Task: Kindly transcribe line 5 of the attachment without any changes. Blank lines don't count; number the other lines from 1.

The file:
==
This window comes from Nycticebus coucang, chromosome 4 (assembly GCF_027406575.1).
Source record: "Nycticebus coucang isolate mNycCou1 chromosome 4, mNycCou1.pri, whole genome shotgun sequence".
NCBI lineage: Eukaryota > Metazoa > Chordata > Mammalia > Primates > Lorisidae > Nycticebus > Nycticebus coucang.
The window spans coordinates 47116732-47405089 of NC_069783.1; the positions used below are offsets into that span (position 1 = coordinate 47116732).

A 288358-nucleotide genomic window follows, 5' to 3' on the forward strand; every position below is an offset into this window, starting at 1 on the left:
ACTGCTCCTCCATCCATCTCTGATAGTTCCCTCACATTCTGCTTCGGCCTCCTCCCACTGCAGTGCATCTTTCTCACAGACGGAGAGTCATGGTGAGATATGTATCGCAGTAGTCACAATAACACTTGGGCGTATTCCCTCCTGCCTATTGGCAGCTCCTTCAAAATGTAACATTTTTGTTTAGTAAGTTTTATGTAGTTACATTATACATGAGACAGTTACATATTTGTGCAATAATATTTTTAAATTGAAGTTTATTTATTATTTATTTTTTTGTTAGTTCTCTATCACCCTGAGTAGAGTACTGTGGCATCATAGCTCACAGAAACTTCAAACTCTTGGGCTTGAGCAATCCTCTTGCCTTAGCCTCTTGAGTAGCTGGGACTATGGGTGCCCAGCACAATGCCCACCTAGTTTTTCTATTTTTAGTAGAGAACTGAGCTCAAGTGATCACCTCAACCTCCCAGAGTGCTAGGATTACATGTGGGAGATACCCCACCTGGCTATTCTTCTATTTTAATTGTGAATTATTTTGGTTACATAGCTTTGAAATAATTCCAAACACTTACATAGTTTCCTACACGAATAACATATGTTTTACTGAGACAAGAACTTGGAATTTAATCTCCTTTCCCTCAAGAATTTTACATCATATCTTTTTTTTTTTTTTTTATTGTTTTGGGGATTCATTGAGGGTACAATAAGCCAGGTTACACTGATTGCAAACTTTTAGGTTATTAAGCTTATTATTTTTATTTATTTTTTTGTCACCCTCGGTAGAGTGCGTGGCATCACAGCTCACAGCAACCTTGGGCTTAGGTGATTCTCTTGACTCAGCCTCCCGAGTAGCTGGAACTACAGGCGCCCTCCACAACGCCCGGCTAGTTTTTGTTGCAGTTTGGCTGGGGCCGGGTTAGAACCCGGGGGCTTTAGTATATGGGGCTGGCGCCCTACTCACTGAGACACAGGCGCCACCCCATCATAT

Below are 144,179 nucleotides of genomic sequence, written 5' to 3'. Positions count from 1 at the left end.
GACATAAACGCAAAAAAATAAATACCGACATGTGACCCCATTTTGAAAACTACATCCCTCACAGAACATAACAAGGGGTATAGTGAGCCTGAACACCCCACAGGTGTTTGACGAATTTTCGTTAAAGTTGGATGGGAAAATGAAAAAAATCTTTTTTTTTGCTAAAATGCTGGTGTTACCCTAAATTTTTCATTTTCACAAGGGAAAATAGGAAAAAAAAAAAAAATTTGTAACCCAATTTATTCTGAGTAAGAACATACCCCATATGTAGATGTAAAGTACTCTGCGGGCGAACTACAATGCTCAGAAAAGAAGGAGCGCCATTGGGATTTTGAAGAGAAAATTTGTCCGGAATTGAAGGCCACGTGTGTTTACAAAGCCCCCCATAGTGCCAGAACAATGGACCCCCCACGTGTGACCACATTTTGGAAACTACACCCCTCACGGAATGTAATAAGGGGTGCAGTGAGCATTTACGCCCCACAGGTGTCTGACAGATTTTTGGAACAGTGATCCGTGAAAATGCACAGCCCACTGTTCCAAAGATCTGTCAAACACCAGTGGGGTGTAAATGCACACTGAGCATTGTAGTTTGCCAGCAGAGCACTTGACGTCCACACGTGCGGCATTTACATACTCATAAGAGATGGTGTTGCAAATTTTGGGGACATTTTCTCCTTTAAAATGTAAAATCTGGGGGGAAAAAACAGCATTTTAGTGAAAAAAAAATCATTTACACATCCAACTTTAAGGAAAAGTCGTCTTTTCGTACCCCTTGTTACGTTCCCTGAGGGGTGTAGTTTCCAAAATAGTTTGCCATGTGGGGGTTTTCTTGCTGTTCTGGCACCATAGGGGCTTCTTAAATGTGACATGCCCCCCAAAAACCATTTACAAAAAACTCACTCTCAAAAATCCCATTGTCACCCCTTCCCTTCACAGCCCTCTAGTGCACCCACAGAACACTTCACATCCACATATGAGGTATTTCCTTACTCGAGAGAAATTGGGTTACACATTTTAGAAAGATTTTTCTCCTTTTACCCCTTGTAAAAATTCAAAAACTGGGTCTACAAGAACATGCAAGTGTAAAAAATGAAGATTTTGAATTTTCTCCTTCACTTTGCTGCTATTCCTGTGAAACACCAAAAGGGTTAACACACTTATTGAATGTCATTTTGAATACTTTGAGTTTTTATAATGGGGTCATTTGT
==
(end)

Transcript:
A 288358-nucleotide genomic window follows, 5' to 3' on the forward strand; every position below is an offset into this window, starting at 1 on the left: